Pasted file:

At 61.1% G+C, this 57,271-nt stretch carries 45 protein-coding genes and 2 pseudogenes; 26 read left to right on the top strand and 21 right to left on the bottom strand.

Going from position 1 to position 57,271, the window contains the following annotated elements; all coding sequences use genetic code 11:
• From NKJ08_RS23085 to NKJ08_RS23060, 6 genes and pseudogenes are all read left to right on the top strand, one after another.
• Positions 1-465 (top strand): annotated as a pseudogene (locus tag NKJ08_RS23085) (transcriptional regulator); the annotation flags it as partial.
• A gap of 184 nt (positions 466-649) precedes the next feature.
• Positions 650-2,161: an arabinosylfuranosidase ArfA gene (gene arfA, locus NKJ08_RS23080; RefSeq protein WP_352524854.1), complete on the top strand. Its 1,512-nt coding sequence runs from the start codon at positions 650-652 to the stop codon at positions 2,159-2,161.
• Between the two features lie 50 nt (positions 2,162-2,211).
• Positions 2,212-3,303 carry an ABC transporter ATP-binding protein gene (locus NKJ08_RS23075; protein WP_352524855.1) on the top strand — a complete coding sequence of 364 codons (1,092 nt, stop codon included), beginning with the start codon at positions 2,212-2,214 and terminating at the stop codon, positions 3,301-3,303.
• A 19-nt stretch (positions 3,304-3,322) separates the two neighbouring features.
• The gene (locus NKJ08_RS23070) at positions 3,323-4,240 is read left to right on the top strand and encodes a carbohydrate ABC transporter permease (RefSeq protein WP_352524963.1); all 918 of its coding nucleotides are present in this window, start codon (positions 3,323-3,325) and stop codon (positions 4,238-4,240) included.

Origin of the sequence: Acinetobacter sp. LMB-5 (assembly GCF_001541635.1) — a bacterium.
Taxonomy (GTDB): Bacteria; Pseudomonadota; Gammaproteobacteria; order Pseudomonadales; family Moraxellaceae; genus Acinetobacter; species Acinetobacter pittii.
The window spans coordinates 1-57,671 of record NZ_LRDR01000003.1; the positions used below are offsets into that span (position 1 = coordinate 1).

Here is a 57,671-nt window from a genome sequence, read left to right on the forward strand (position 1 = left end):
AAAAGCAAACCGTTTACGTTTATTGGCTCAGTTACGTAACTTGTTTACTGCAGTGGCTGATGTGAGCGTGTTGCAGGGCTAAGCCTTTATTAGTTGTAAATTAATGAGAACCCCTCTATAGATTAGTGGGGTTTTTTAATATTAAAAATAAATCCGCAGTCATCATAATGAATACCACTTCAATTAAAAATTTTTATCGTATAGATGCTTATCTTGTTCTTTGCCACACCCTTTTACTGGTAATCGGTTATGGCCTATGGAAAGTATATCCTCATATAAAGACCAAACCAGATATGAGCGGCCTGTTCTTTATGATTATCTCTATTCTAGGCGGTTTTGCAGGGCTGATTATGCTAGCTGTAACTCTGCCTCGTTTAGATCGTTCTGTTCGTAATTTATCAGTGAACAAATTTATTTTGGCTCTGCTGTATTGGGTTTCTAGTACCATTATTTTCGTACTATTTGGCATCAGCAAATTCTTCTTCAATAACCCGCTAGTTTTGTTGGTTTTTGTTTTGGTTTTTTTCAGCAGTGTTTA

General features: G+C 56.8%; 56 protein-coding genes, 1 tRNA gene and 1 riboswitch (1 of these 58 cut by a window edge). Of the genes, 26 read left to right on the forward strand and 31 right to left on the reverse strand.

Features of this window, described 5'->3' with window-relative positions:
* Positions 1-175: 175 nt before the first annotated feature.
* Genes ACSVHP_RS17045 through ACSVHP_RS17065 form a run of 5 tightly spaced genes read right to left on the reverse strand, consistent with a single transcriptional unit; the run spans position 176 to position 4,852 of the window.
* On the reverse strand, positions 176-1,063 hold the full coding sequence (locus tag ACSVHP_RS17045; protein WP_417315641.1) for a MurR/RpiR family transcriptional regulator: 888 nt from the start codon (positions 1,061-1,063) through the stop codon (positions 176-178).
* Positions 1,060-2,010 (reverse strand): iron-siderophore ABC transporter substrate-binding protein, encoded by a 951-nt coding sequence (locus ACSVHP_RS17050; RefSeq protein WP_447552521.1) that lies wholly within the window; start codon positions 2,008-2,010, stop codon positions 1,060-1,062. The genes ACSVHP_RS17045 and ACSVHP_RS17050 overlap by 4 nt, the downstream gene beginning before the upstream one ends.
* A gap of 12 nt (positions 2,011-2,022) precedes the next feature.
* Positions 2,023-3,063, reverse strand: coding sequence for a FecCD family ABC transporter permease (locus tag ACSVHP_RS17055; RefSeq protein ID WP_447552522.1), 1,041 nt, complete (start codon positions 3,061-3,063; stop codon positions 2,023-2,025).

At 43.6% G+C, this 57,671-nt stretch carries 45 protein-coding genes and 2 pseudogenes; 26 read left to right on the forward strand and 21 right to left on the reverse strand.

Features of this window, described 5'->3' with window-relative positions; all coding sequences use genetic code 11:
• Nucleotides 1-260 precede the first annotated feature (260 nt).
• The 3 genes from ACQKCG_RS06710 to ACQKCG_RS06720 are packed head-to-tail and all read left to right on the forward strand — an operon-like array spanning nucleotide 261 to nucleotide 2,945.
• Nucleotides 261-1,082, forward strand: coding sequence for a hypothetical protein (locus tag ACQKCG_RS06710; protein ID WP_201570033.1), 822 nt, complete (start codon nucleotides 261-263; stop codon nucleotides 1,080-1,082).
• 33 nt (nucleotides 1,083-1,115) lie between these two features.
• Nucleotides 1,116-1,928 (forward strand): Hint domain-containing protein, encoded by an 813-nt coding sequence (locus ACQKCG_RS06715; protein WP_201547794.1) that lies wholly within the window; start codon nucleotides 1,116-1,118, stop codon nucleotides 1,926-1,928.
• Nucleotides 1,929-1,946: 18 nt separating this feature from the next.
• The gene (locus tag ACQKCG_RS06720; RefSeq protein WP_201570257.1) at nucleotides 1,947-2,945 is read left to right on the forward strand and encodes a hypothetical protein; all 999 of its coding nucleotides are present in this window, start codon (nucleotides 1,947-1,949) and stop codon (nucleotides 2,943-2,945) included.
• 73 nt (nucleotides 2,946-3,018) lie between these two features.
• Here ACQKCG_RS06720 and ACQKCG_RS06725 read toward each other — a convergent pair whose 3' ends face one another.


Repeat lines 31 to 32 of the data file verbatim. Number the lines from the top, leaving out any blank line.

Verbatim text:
• Nucleotides 1,929-1,946: 18 nt separating this feature from the next.
• The gene (locus tag ACQKCG_RS06720; RefSeq protein WP_201570257.1) at nucleotides 1,947-2,945 is read left to right on the forward strand and encodes a hypothetical protein; all 999 of its coding nucleotides are present in this window, start codon (nucleotides 1,947-1,949) and stop codon (nucleotides 2,943-2,945) included.